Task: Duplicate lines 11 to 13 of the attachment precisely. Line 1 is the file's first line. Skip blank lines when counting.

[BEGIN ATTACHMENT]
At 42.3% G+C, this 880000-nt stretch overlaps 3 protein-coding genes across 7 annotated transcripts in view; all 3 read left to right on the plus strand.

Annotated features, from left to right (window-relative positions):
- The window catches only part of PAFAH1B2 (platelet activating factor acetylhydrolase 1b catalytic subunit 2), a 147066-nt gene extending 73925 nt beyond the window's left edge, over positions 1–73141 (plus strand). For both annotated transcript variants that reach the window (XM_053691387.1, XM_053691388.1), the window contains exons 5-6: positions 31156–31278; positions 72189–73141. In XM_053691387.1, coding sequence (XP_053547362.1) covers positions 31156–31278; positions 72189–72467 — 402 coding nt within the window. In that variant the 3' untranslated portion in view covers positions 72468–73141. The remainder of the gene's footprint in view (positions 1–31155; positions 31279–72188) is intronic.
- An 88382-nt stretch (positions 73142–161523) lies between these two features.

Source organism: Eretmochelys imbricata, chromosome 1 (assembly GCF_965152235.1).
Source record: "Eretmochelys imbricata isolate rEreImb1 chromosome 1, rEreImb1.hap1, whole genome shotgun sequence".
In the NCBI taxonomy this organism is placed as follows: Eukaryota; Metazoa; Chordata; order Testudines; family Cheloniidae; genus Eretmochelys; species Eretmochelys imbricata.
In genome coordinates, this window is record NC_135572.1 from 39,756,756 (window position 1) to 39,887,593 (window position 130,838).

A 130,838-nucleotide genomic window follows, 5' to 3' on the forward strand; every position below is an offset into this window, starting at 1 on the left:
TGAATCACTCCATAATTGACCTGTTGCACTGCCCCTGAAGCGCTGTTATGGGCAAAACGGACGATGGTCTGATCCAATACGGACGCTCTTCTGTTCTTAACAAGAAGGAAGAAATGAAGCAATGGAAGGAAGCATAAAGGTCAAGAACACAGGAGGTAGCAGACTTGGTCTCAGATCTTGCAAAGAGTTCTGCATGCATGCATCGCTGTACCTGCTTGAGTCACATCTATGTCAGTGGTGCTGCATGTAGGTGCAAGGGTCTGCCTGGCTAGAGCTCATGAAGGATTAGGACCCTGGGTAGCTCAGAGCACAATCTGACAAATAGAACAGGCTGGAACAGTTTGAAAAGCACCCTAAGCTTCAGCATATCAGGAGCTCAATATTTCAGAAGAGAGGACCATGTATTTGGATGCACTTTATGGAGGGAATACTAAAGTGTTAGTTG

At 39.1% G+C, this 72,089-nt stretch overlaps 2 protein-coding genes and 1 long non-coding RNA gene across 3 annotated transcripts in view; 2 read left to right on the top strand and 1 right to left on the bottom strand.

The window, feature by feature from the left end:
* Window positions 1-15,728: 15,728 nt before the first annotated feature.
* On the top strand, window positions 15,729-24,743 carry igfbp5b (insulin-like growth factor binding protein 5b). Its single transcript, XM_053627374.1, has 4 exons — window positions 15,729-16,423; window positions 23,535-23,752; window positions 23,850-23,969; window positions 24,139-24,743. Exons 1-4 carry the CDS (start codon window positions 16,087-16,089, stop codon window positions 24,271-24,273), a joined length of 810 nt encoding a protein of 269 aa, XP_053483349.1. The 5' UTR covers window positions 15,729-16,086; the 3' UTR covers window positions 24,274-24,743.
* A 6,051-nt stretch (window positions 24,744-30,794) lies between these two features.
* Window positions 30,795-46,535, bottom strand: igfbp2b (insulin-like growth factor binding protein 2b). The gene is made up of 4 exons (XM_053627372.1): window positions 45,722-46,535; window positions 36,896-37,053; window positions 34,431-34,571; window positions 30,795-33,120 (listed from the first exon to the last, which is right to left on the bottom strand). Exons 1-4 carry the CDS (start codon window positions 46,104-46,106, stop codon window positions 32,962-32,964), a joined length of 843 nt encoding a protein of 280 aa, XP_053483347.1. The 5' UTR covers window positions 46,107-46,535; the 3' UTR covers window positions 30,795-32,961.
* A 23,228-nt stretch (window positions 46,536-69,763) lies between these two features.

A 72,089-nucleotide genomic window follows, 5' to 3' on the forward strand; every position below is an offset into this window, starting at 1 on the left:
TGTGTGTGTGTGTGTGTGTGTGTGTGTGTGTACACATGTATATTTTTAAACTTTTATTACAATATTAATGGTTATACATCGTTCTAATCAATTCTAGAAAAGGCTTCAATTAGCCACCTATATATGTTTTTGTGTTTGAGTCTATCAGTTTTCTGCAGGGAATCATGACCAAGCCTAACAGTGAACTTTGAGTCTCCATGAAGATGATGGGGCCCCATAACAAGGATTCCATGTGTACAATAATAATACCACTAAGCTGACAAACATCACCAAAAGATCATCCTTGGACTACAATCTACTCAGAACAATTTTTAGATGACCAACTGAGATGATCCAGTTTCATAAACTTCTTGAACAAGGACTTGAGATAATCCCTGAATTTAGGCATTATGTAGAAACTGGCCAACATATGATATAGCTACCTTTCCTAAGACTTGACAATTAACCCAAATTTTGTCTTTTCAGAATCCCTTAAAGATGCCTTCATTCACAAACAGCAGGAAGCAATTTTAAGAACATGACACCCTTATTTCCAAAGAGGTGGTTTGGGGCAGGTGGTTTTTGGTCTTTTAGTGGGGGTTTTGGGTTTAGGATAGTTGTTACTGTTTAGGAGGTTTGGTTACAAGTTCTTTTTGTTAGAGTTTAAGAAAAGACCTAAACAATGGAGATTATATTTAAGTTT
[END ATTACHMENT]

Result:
At 39.1% G+C, this 72,089-nt stretch overlaps 2 protein-coding genes and 1 long non-coding RNA gene across 3 annotated transcripts in view; 2 read left to right on the top strand and 1 right to left on the bottom strand.

The window, feature by feature from the left end:
* Window positions 1-15,728: 15,728 nt before the first annotated feature.